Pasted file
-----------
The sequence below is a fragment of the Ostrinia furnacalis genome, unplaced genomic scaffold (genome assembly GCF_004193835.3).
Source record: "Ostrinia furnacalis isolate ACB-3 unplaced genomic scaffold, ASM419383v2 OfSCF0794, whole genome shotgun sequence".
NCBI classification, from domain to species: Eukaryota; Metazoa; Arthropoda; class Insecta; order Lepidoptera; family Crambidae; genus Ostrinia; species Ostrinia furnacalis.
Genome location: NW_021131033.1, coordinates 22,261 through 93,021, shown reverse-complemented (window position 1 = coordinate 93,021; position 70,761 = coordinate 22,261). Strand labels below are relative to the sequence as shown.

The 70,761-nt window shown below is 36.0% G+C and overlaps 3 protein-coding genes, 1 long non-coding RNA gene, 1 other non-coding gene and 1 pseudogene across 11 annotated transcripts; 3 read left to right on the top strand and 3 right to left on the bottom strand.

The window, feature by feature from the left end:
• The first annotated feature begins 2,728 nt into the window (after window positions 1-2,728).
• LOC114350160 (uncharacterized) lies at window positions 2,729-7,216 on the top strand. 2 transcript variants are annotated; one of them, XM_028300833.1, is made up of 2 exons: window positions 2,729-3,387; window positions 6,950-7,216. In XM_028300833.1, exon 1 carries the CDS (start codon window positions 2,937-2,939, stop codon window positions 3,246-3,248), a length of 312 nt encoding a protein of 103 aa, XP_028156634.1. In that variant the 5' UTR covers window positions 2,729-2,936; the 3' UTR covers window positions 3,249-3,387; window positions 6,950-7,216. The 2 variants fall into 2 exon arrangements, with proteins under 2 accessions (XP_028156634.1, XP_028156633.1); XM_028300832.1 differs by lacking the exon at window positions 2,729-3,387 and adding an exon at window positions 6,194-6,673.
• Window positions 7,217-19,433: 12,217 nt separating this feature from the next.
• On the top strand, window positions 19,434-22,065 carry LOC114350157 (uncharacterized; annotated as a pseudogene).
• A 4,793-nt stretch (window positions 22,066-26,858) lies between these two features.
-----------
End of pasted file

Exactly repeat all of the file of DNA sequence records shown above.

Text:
The sequence below is a fragment of the Ostrinia furnacalis genome, unplaced genomic scaffold (genome assembly GCF_004193835.3).
Source record: "Ostrinia furnacalis isolate ACB-3 unplaced genomic scaffold, ASM419383v2 OfSCF0794, whole genome shotgun sequence".
NCBI classification, from domain to species: Eukaryota; Metazoa; Arthropoda; class Insecta; order Lepidoptera; family Crambidae; genus Ostrinia; species Ostrinia furnacalis.
Genome location: NW_021131033.1, coordinates 22,261 through 93,021, shown reverse-complemented (window position 1 = coordinate 93,021; position 70,761 = coordinate 22,261). Strand labels below are relative to the sequence as shown.

The 70,761-nt window shown below is 36.0% G+C and overlaps 3 protein-coding genes, 1 long non-coding RNA gene, 1 other non-coding gene and 1 pseudogene across 11 annotated transcripts; 3 read left to right on the top strand and 3 right to left on the bottom strand.

The window, feature by feature from the left end:
• The first annotated feature begins 2,728 nt into the window (after window positions 1-2,728).
• LOC114350160 (uncharacterized) lies at window positions 2,729-7,216 on the top strand. 2 transcript variants are annotated; one of them, XM_028300833.1, is made up of 2 exons: window positions 2,729-3,387; window positions 6,950-7,216. In XM_028300833.1, exon 1 carries the CDS (start codon window positions 2,937-2,939, stop codon window positions 3,246-3,248), a length of 312 nt encoding a protein of 103 aa, XP_028156634.1. In that variant the 5' UTR covers window positions 2,729-2,936; the 3' UTR covers window positions 3,249-3,387; window positions 6,950-7,216. The 2 variants fall into 2 exon arrangements, with proteins under 2 accessions (XP_028156634.1, XP_028156633.1); XM_028300832.1 differs by lacking the exon at window positions 2,729-3,387 and adding an exon at window positions 6,194-6,673.
• Window positions 7,217-19,433: 12,217 nt separating this feature from the next.
• On the top strand, window positions 19,434-22,065 carry LOC114350157 (uncharacterized; annotated as a pseudogene).
• A 4,793-nt stretch (window positions 22,066-26,858) lies between these two features.